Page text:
4 | JAY-Z, “Who You Wit”

In between the release of his debut and sophomore albums, JAY-Z appeared on the soundtrack to Sprung, contributing the song “Who You Wit,” which was released in promotion of the film. The music video finds Hov taking on the role of Goldie from The Mack, clad in a fedora and outlandish suit, while Foxy Brown plays Lulu, his feisty seductress. While “Who You Wit” doesn’t go off the deep end with the blaxploitation references, when Jigga shows his admiration, as he did for Max Julien’s signature character, it’s kind of a big deal and reason enough to celebrate.

5 | Hieroglyphics, “It’s Partly Me”

Oakland-based rap crew Hieroglyphics turned the clock back to the era of Superfly and Shaft with the accompanying visual to their 2013 single “It’s Partly Me,” from their third studio album, The Kitchen. Complete with a cinematic interlude, “It’s Partly Me” is an intriguing music video from the Hiero collective and an unsung throwback to the days when blaxploitation dominated the big and small screens.

6 | Ol’ Dirty Bastard, “Baby, I Got Your Money”

Although Ol Dirty Bastard’s appearances in this video consist of images and footage spliced from previously released visuals, “Baby, I Got Your Money” is recognized as a fan-favorite and a beloved clip from the late ’90s. Taking scenes from the classic blaxploitation flick Dolemite, the video’s director alternates between shots of the film and Kelis providing backing vocals while donning an afro, adding to “Baby, I Got Your Money”s vintage appeal.

7 | Busta Rhymes, “Pass The Courvoisier”

When a music video begins with a sample from a Curtis Mayfield song, it’s a safe bet that nostalgia is imminent, as is the case with the accompanying visual to Busta Rhymes’ 2002 visual, “Pass The Courvoisier.” Reenacting one of the classic scenes from the ’80s comedy Harlem Nights, Busta Rhymes and Diddy mimic Eddie Murphy and Richard Pryor’s characters in an unforgettable moment from the early augthts, one that proved that nods to the blaxploitation era are far from extinct.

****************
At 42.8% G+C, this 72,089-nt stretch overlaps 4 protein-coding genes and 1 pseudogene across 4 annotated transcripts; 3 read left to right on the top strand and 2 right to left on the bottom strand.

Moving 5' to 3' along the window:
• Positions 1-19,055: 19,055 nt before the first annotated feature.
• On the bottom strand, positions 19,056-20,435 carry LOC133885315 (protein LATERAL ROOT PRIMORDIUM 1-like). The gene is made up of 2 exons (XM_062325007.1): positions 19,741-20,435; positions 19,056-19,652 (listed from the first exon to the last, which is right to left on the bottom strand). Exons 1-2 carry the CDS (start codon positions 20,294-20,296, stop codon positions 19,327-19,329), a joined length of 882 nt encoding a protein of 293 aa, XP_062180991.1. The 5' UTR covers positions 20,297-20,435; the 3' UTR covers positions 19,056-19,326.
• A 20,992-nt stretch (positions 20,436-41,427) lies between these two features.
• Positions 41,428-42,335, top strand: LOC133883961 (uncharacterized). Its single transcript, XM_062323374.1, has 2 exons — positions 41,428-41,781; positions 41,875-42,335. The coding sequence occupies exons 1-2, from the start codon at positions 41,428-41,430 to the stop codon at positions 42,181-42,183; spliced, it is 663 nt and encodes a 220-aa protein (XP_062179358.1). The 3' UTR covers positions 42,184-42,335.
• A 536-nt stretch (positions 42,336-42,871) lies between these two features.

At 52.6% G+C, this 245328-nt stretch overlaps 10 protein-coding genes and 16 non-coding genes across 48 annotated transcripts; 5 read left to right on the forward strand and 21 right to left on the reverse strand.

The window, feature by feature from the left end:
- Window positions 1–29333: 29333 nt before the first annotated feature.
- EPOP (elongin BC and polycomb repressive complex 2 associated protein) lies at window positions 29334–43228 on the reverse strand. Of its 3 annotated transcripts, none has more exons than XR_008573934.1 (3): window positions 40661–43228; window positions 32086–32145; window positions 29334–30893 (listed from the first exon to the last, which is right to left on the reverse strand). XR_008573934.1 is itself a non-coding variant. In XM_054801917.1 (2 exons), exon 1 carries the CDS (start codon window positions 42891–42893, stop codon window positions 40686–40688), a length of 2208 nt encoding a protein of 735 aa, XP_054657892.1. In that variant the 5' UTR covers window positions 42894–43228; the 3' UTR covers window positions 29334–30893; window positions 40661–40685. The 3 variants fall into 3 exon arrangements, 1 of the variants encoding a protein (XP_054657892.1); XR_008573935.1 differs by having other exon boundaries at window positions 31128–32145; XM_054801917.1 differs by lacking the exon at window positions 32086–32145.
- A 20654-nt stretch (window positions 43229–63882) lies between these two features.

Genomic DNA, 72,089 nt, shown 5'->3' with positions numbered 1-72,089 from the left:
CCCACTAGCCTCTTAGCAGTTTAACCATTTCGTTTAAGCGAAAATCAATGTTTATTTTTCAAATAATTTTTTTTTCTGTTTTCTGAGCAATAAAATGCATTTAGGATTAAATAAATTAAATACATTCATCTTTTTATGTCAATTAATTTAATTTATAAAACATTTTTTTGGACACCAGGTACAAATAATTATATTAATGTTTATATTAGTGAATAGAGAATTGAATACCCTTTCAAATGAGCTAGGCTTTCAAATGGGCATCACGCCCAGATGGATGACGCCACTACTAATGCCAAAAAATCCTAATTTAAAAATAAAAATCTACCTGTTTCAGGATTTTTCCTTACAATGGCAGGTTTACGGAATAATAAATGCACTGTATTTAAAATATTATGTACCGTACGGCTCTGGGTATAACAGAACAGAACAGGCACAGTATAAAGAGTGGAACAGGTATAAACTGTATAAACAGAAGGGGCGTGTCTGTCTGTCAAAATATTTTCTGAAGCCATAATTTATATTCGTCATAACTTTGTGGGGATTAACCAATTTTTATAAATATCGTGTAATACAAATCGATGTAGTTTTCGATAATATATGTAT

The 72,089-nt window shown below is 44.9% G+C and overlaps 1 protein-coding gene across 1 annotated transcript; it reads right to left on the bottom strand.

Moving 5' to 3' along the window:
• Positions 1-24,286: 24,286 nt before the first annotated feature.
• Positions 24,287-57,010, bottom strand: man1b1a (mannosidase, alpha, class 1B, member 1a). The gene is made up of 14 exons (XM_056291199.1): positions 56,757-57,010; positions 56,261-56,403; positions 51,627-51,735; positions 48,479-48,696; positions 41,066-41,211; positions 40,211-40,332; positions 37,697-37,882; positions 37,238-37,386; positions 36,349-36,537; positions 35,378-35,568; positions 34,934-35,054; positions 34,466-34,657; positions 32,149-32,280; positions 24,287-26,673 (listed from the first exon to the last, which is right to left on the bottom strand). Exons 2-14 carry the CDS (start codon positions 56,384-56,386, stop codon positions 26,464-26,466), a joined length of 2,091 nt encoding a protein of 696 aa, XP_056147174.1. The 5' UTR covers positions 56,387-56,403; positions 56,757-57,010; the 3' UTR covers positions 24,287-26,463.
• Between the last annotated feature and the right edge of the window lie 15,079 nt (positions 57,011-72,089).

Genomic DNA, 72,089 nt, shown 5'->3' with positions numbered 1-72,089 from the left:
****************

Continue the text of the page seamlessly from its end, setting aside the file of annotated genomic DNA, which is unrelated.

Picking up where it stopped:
8 | Snoop Dogg, “Lay Low”

Snoop Dogg picked up where he left off on the “Doggy Dogg World” visual with the music video for “Lay Low,” the second single from the Cali icon’s fifth studio album, Tha Last Meal. Directed by Hype Williams and featuring appearances from Master P, Nate Dogg, Butch Cassidy and Tha Eastsidaz, the “Lay Low” video marries a mafioso vibe with black elegance, a calling card of blaxploitation classics like Black Caesar and Hell Up In Harlem.

9 | Sean Price & Buckshot, “Black Dynamite”

In 2009, Duck Down members Sean Price and Buckshot connected on “The Feeling,” a collaboration that was included on the soundtrack to the Adult Swim show Black Dynamite and included plenty of references to the blaxploitation era, particularly Jim Brown and Richard Roundtree. When Black Dynamite started to gain steam in 2012, a music video for “The Feeling” – centered around clips taken from the show’s promotional trailer – was released under the name “Black Dynamite,” accounting for one of the more recent occasions in blaxploitation was implemented in hip-hop on the visual tip.